Recently I received a package from my parents containing an assortment of baby clothes. As I added them to the clothes that we have already been very generously given the first thing that comes to mind is gratitude and the second thing is that this baby needs tie dye! I really need to look into ordering some tie dye shirts and onesies.
I am officially in the stage that people think I am a ticking time bomb and only my midwife seems to think that I’ll carry to term or very close to it. I am not one to place monetary bets but if other people are going to start guessing on dates when baby will come they might as well be contributing to his/her college fund.
So I am 34 weeks and baby doesn’t have a decorated or furnished nursery, the room is still our computer room and a big mess after my failed attempts at moving stuff out of it, it sucks but I don’t see it as the end of the world. It’s not like baby is going to sleep in there anytime soon. Baby doesn’t have furniture or a crib, it’s ok, we’ve got the Arm’s Reach Co Sleeper to get us started. We don’t have a changing table, we can use the bed, we don’t have a diaper bag, we can use a backpack….
This is how I feel about a lot of the stuff that we don’t have, it sure beats freaking out about it when I don’t have the savings account to go on a shopping spree for those items.
Now that I have all of the prefold diapers I had ordered in bits and pieces, I need get started soon on the process of pre-washing them along with everything else. Right now the diapers are in a pile overflowing out of a box because I don’t have anywhere else to put them, soon I hope to have cleared out enough space to improvise some shelves for them.
The nesting urge just hasn’t been there! Instead my exhaustion and fatigue waves are arriving earlier in the day and hitting me stronger.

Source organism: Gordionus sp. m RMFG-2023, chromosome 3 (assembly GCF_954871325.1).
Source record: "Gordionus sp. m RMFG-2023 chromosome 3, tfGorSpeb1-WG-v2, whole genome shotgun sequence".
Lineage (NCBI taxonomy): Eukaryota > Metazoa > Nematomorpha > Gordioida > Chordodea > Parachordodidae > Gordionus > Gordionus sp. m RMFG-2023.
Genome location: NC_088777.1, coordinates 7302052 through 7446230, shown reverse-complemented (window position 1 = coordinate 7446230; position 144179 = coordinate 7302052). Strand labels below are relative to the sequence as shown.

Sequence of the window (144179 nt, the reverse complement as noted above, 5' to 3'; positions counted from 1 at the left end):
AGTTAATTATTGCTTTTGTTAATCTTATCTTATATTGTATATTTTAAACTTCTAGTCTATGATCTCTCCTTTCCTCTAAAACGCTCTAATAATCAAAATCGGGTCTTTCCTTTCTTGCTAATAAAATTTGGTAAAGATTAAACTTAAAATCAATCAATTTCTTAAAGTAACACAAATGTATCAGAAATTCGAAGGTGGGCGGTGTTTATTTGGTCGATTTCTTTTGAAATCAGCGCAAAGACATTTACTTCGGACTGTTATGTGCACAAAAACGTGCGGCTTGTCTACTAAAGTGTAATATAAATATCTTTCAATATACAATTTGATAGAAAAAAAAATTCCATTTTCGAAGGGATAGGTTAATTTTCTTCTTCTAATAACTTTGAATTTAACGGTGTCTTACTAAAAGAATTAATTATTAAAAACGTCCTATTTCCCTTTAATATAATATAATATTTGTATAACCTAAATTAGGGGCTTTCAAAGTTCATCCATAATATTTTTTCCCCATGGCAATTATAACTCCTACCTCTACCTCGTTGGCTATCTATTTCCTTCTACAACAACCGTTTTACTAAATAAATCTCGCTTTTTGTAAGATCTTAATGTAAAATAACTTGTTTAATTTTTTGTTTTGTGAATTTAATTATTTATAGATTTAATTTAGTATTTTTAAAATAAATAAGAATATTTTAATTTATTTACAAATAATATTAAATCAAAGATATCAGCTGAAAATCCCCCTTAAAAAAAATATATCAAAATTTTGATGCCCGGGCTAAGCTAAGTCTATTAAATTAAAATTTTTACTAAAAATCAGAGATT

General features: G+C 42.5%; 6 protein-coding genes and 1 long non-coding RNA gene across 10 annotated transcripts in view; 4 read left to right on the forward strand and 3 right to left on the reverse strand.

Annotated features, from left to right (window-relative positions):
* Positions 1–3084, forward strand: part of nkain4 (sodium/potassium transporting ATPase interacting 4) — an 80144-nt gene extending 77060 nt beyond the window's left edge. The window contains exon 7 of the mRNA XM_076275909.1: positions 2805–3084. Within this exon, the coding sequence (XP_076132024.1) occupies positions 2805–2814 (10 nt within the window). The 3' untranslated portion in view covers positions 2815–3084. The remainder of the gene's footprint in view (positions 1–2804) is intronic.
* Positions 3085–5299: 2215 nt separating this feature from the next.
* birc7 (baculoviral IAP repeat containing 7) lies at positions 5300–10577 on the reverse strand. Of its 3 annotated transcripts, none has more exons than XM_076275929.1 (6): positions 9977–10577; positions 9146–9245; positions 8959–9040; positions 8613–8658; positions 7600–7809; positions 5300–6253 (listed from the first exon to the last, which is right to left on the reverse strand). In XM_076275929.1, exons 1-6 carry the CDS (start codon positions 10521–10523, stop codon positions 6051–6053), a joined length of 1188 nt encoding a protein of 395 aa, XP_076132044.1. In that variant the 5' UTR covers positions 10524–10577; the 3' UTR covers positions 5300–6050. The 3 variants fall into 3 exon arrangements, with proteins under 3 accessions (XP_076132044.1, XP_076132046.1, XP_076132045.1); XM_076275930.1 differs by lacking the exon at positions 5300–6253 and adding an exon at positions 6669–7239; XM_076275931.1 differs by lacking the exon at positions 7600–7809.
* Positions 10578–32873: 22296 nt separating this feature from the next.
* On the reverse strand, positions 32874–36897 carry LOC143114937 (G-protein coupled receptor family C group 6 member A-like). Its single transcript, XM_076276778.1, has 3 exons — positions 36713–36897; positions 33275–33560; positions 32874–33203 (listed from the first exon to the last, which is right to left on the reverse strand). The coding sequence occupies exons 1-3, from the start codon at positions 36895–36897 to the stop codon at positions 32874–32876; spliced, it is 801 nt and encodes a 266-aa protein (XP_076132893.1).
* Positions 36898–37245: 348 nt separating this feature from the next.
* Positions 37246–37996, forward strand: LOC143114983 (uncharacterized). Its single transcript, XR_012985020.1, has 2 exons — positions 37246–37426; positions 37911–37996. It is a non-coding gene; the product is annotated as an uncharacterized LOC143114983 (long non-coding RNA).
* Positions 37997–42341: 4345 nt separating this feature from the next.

There are some things that I do still need and can’t avoid such as a breast pump which is the big ticket item in this category. I can get an used model but it will still cost me more than I can spare right now as I just finished paying bills and shopping for father’s day and a certain father to be’s birthday.
But it’s ok, I’ll start to freak out once I hit 36 weeks….
On reasons why it rocks to have a midwife and not an OB… at our last appointment she really took the time to not only talk about the physiological aspects of pregnancy and upcoming birth but also to check in with us emotionally and discuss any fears and anxieties, we were never rushed and the appointment lasted for over an hour. I have yet to have anybody I know tell me of anything even close with an OB.
It actually reminds me of when I saw an OB last year for the miscarriage and when things bordered the emotional he said “you look like a strong woman that won’t crumble at the receipt of bad news but if you are let me know and I’ll give you a referral to a psychiatrist”, that was part of the 3 minutes I spent with the doctor at that appointment, how different right?
Another major impressive thing about our midwife, when Daddy Fox asked about what the plan would be if a hurricane comes, without hesitation she responded that if she checks me and see that I could go into labor soon she would come and stay at our house during the storm. I didn’t expect to hear that for a response, specially coming from someone with a family of her own, but apparently she has been known to drive in the middle of a hurricane when not even cops are out on the street, pissing off her husband but making sure that she was there to catch a baby. Now that is what I consider commitment to one’s calling.